Thoughts from Legally Mine on protecting safe assets:
“Bank and brokerage accounts are among the safest assets you may own, and don’t produce a high degree of lawsuit risk by themselves. However, when these assets are discovered in your name, in an asset search or investigation, they can provide the incentive for an attorney to recommend pursuing you in a lawsuit. One key to an asset search or investigation is your name. By changing the name of the registered owner of a bank or brokerage account, you can cause that information to effectively “disappear” from your asset information. This is one of the reasons that many advisors recommend utilizing Limited Partnerships and other asset protection entities to protect your bank and brokerage accounts. Of course, if you have signature authority over these accounts, they may still be disclosed whenever someone does an asset search for your name. However, a creditor’s ability to reach the assets within a properly prepared asset protection entity can be extremely limited, if not entirely eliminated.
You should also remember that transferring bank and brokerage accounts to others may have very unintended consequences. For example, many people add a child, relative, or friend to a bank or brokerage account to enable that person to take over the account and pay bills in case of illness or disability. This may not always be a wise approach. When you add someone to a bank or brokerage account, that person becomes a co-owner, and has the right to withdraw and use all your funds. Also, if someone else is treated as a co-owner of your bank or brokerage account, your assets could be exposed to their creditors. Because creditors can take the assets from an account where you can withdraw funds on your own signature, you should be very careful about adding someone else to your accounts. Additionally, at death a joint owner of a bank or brokerage account owns everything in the account, regardless of any provisions in your trust or will. Thousands of wills and trusts are rendered effectively worthless each year because joint tenancy ownership supersedes both wills and trusts.”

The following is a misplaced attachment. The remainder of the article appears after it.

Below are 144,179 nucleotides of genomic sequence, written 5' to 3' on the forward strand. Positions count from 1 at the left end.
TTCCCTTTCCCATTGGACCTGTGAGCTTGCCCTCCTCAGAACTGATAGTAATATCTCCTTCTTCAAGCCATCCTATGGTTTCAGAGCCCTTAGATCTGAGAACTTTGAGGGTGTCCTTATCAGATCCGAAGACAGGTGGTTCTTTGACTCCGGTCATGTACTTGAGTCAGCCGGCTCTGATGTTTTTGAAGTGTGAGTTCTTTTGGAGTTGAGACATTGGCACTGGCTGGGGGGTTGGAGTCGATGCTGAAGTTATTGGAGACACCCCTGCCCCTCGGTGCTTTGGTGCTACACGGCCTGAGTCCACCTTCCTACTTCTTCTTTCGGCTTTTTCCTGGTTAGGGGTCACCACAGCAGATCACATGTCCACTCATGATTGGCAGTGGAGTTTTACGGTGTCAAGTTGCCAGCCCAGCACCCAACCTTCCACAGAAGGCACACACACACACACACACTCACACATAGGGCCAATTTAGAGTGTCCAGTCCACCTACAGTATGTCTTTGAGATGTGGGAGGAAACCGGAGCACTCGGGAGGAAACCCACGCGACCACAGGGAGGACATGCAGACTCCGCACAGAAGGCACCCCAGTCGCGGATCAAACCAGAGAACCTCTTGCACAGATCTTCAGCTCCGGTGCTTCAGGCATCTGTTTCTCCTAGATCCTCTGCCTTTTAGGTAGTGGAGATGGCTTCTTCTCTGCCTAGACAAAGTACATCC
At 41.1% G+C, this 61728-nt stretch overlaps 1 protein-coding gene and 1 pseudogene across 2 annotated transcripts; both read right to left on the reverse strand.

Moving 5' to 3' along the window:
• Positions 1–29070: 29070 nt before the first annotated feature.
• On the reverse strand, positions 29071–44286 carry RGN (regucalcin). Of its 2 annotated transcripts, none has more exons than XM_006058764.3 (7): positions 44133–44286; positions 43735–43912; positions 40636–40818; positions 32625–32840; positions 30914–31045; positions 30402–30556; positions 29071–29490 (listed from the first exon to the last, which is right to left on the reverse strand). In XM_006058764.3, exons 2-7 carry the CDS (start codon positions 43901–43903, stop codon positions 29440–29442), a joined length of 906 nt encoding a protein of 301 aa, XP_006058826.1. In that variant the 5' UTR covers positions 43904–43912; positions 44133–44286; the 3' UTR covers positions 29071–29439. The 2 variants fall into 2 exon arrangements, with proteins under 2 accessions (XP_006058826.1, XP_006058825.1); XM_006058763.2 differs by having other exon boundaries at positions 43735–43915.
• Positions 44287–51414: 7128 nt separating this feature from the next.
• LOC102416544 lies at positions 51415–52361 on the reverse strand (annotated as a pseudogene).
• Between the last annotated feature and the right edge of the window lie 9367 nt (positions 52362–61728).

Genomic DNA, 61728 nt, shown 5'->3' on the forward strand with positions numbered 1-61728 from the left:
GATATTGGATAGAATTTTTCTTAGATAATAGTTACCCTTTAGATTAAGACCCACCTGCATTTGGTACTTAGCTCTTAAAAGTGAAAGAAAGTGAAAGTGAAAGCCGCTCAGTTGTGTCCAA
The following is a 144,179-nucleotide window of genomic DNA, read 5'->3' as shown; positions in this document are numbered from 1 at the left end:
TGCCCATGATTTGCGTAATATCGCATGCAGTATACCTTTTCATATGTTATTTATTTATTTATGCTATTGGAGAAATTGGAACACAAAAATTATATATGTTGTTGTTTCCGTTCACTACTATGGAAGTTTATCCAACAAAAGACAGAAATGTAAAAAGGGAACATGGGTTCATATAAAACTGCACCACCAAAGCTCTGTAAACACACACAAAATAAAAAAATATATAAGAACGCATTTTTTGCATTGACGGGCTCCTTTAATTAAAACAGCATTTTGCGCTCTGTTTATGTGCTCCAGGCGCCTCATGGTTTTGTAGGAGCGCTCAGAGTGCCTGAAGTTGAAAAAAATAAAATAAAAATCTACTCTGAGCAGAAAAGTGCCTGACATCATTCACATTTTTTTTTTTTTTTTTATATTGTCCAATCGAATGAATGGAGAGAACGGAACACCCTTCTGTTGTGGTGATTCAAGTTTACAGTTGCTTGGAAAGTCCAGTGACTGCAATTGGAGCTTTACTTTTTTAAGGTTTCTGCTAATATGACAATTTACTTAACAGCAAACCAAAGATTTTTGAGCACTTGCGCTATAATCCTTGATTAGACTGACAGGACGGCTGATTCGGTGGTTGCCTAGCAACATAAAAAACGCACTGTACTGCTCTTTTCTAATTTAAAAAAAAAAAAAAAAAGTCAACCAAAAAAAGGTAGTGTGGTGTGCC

Families that have a significant amount of liquid safe assets may consider a separate Limited Partnership for those assets. A family’s liquid safe assets should usually all be transferred into one or more Limited Partnerships. The “safe asset” Limited Partnership could contain the family’s savings accounts, brokerage accounts, stocks, bonds, artwork, coin collections, antiques, collectables, jewelry, family heirlooms, etc. In fact, anything of significant value to the family could be transferred to this particular Limited Partnership. (Note: The “safe asset” Limited Partnership should never hold dangerous assets like automobiles, firearms. motorcycles. airplanes, etc.) The business purpose of this partnership could be simply, “to manage investments.” Because the assets in the partnership are generally liquid by nature and not necessarily attached to any particular state, many advisers consider establishing a safe asset partnership in a state such as Nevada (or Utah or Alaska) that has very strong Limited Partnership charging order provisions and case histories.”
These thoughts have been taken from the Asset Protection Bible, of which Legally Mine has copyright permissions.
Of course it is important to remember that the Limited Partnerships should always be drafted by someone who has experience, and knows what they are doing. Make sure to do your due diligence before ever hiring an attorney to protect you and what you have worked so hard to do.
Please feel free to comment below –
Matt, Legally Mine
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